- The degree of compliance with control measures, particularly in countries at an early stage of the BSE epidemic, remains unclear.
- Many of the countries that are recorded as having received potentially infective MBM are not fully compliant with OIE requirements and thus may not be in a position to detect an emerging BSE epidemic. Top of page
Previously, BSE could only be diagnosed at autopsy. Presymptomatic diagnosis is now possible by immunochemical testing of brain tissue at the time of slaughter. However, there are still no reliable tests available to detect BSE early in the incubation period. The tests currently approved for use in cattle down to the age of 30 months in the European Union, have been evaluated by comparison with inoculation experiments in mice. Although there are reports of positive results in younger animals, the testing regimes have still to be validated at younger ages. The tests for diagnosis of BSE, currently in use throughout Europe, are now being validated to ensure they are equally sensitive and specific in Australian cattle breeds.
There are still no validated tests available to detect BSE-contamination in processed foods and meat products at the end of the human food chain. Therefore, the traditional method of ascertaining the level and extent of threat from an imported foodborne disease to the Australian population - namely by testing at the point of entry - cannot be applied.
As BSE has continued to spread throughout the UK and Europe, the risk from non-food exposures has also come under increasing examination. In 2000, Australia's Chief Medical Officer, Professor Richard Smallwood, convened a group of experts to examine the safety of some vaccines derived from master seeds which include bovine products - some of which are from BSE affected countries. That group reported in November 2000 that these vaccines should remain on the market as they posed negligible, risk from BSE contamination.
The Therapeutic Goods Administration (TGA) is taking a proactive approach to ensure that any potential risk of exposure to BSE through medicines and medical devices is minimised. In line with other international regulatory agencies, the TGA is continuing to require that animal derived ingredients used in the manufacture of new products submitted for approval, should be sourced from BSE-free countries. Where this is not possible, evidence needs to be provided as to the product's safety from BSE risk. TGA is also continuing an extensive review of existing products to identify and remove any potential risks of exposure to BSE.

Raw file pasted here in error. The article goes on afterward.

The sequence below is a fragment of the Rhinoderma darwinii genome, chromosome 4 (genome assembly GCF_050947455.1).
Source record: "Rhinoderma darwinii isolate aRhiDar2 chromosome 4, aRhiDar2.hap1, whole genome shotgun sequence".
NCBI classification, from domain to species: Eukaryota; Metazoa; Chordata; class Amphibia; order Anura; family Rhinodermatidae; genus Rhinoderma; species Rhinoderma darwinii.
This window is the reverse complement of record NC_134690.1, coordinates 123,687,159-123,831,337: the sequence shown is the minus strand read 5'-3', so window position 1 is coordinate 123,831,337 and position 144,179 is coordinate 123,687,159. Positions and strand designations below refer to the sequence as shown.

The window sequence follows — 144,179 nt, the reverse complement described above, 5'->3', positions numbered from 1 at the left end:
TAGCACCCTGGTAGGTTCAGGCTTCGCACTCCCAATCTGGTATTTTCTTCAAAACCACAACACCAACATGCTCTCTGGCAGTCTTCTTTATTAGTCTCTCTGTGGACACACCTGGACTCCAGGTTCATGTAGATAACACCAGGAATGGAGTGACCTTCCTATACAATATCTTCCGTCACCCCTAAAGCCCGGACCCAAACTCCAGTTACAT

As the magnitude of potential exposure to BSE became more apparent, Australia's National Health and Medical Research Council established a Special Expert Advisory Committee on Transmissible Spongiform Encephalopathies (SECTSE) to provide independent scientific advice to government on the animal and human risks for Australia.
Since its establishment, SECTSE has been examining a number of areas of potential risk to the Australian population and animal industries. The committee has also advised on a proposal to undertake a comprehensive survey of blood donors which will describe travel profiles of blood donors for use in risk assessments and policy development. The survey should be completed by the end of 2001.
SECTSE is also keeping itself fully informed of risk assessments being undertaken within the Department of Health and Aged Care, the Australia New Zealand Food Authority and the Department of Agriculture, Fisheries and Forestry - Australia (AFFA).
CJD is not currently a notifiable disease in Australia. Since 1993, the Commonwealth has funded the Australian National CJD Case Registry, based at the Department of Pathology in the University of Melbourne, to undertake national surveillance of human TSEs, provide diagnostic assistance for physicians and advise on infection control issues. In 2000, this role was broadened to include surveillance and diagnostic testing for vCJD.
Contingency planning is an important aspect of any national response to an emerging disease threat. AFFA has contingency plans in place should a case of BSE be detected in Australia. A vCJD response plan is also close to finalisation should a case of vCJD be detected in Australia.
Australia's Infection Control Guidelines are also being reviewed and will be made widely available upon publication. SECTSE is examining the need for additional guidance on infection control issues for vCJD, and will be issuing those separately.
This article was published in Communicable Diseases Intelligence Volume 25, No 3, August 2001.